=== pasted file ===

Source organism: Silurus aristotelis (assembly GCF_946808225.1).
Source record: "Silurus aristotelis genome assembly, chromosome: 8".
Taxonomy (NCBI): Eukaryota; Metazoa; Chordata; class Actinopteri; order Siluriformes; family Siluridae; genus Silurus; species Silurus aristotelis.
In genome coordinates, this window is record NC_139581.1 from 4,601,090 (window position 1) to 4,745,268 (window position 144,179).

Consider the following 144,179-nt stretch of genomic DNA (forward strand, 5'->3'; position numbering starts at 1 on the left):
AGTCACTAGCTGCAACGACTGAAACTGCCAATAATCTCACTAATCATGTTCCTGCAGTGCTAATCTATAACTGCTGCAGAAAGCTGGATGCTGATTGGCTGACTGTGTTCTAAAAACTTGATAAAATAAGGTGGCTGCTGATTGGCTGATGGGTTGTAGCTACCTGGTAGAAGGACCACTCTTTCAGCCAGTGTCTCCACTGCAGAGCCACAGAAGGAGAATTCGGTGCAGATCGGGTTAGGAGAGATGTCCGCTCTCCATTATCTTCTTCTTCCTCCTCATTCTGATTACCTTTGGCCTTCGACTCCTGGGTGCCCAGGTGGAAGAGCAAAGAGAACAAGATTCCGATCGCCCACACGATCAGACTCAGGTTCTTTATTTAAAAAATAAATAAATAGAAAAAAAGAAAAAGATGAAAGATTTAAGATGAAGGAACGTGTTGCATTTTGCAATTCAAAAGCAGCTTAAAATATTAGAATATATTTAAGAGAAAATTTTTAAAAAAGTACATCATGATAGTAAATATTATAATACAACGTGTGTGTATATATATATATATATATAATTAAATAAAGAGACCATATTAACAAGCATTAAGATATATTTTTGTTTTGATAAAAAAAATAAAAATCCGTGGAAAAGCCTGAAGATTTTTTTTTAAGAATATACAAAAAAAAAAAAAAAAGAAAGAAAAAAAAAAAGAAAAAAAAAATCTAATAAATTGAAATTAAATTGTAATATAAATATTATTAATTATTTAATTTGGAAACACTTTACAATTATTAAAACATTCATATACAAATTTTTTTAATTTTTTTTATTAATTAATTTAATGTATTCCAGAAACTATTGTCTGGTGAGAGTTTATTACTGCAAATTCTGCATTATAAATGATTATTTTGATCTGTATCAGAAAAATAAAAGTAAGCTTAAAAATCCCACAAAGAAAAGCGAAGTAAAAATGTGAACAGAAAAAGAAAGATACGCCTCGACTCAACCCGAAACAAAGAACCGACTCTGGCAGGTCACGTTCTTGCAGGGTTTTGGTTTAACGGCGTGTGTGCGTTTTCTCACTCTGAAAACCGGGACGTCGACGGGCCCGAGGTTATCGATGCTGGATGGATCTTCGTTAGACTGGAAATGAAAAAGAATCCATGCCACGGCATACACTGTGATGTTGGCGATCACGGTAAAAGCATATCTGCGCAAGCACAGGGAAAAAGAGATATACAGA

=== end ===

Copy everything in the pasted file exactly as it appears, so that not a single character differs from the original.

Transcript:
Source organism: Silurus aristotelis (assembly GCF_946808225.1).
Source record: "Silurus aristotelis genome assembly, chromosome: 8".
Taxonomy (NCBI): Eukaryota; Metazoa; Chordata; class Actinopteri; order Siluriformes; family Siluridae; genus Silurus; species Silurus aristotelis.
In genome coordinates, this window is record NC_139581.1 from 4,601,090 (window position 1) to 4,745,268 (window position 144,179).

Consider the following 144,179-nt stretch of genomic DNA (forward strand, 5'->3'; position numbering starts at 1 on the left):
AGTCACTAGCTGCAACGACTGAAACTGCCAATAATCTCACTAATCATGTTCCTGCAGTGCTAATCTATAACTGCTGCAGAAAGCTGGATGCTGATTGGCTGACTGTGTTCTAAAAACTTGATAAAATAAGGTGGCTGCTGATTGGCTGATGGGTTGTAGCTACCTGGTAGAAGGACCACTCTTTCAGCCAGTGTCTCCACTGCAGAGCCACAGAAGGAGAATTCGGTGCAGATCGGGTTAGGAGAGATGTCCGCTCTCCATTATCTTCTTCTTCCTCCTCATTCTGATTACCTTTGGCCTTCGACTCCTGGGTGCCCAGGTGGAAGAGCAAAGAGAACAAGATTCCGATCGCCCACACGATCAGACTCAGGTTCTTTATTTAAAAAATAAATAAATAGAAAAAAAGAAAAAGATGAAAGATTTAAGATGAAGGAACGTGTTGCATTTTGCAATTCAAAAGCAGCTTAAAATATTAGAATATATTTAAGAGAAAATTTTTAAAAAAGTACATCATGATAGTAAATATTATAATACAACGTGTGTGTATATATATATATATATATAATTAAATAAAGAGACCATATTAACAAGCATTAAGATATATTTTTGTTTTGATAAAAAAAATAAAAATCCGTGGAAAAGCCTGAAGATTTTTTTTTAAGAATATACAAAAAAAAAAAAAAAAGAAAGAAAAAAAAAAAGAAAAAAAAAATCTAATAAATTGAAATTAAATTGTAATATAAATATTATTAATTATTTAATTTGGAAACACTTTACAATTATTAAAACATTCATATACAAATTTTTTTAATTTTTTTTATTAATTAATTTAATGTATTCCAGAAACTATTGTCTGGTGAGAGTTTATTACTGCAAATTCTGCATTATAAATGATTATTTTGATCTGTATCAGAAAAATAAAAGTAAGCTTAAAAATCCCACAAAGAAAAGCGAAGTAAAAATGTGAACAGAAAAAGAAAGATACGCCTCGACTCAACCCGAAACAAAGAACCGACTCTGGCAGGTCACGTTCTTGCAGGGTTTTGGTTTAACGGCGTGTGTGCGTTTTCTCACTCTGAAAACCGGGACGTCGACGGGCCCGAGGTTATCGATGCTGGATGGATCTTCGTTAGACTGGAAATGAAAAAGAATCCATGCCACGGCATACACTGTGATGTTGGCGATCACGGTAAAAGCATATCTGCGCAAGCACAGGGAAAAAGAGATATACAGA